Minutes Per Game: 25.5
The Indiana Pacers have not had many rays of sunshine this season. When even the Washington Wizards have a better offense than you (just one-tenth of a point, but still), things are not looking up.
Unexpected starter Lance Stephenson has not been a part of the problem, however.
With Danny Granger sidelined for the foreseeable future, Stephenson has stepped into the starting lineup and generally played well. After David West, he has the highest shooting percentage of the players in Indiana's rotation, and he leads the team in three-point accuracy.
Moreover, he brings an ability to create off the dribble in the half court and push the ball in transition on a team that lacks dynamic ball-handlers. He does overdribble at times, but he has generally brought a unique quality to an offense that is often stagnant and slow to initiate its sets.
The lineup data bears this out.
Stephenson has been a part of the team's four best five-man scoring units. Meanwhile, the other players in coach Frank Vogel's 10-man rotation who compete with Stephenson for minutes—Sam Young and Gerald Green—have each spent more than half their time in lineups that can't even produce 100 points per 100 possessions.
The most damning evidence that Stephenson should be getting a larger allotment of the minutes Vogel divides among these three players is how they have performed alongside the team's four definitive starters (George Hill, Paul George, David West and Roy Hibbert).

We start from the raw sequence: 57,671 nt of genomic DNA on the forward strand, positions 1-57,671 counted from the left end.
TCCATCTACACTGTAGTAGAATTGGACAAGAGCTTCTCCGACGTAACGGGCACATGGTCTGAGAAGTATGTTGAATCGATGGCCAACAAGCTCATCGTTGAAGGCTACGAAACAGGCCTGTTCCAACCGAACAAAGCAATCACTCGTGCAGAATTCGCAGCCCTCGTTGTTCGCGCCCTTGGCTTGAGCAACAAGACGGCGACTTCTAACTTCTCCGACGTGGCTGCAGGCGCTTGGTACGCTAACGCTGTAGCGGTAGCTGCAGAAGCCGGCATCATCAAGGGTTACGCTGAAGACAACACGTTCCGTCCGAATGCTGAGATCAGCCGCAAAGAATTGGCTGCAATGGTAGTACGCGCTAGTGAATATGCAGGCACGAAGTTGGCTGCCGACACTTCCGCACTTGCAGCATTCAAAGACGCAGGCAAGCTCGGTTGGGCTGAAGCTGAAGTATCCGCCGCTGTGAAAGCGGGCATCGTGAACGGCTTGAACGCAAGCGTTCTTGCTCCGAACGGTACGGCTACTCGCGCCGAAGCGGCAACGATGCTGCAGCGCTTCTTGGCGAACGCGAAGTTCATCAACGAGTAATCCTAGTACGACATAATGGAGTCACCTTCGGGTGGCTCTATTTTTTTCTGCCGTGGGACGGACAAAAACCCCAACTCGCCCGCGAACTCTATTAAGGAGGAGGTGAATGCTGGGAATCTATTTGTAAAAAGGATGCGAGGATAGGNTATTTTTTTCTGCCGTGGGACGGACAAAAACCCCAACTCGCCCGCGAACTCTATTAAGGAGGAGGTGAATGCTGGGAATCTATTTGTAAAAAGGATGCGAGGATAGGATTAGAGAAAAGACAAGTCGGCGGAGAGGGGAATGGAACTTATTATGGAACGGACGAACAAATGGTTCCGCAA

With Stephenson, the lineup hasn't scored well, producing just 100.7 points per 100 possessions. But if you sub in Green, the numbers turn from bad to terrible: 91.9 points per 100. And when Young is on the court, it has been downright abominable: 85.6 points per 100.
Stephenson is not the end-all, be-all of NBA players. As the team's starting 2 guard, he also is already playing more than half the game (25.7 mpg).
But Vogel needs to understand just how badly his team is performing when Green (21.9 mpg) and Young (16.8 mpg) enter the lineup.
It is likely no coincidence that Stephenson has played more than 27 mpg in Indiana's nine wins and just 24 in their nine losses. Until Granger returns, the Pacers need to shorten the rotation and play Stephenson more.
He is only 22 years old. He can handle the extra wear and tear.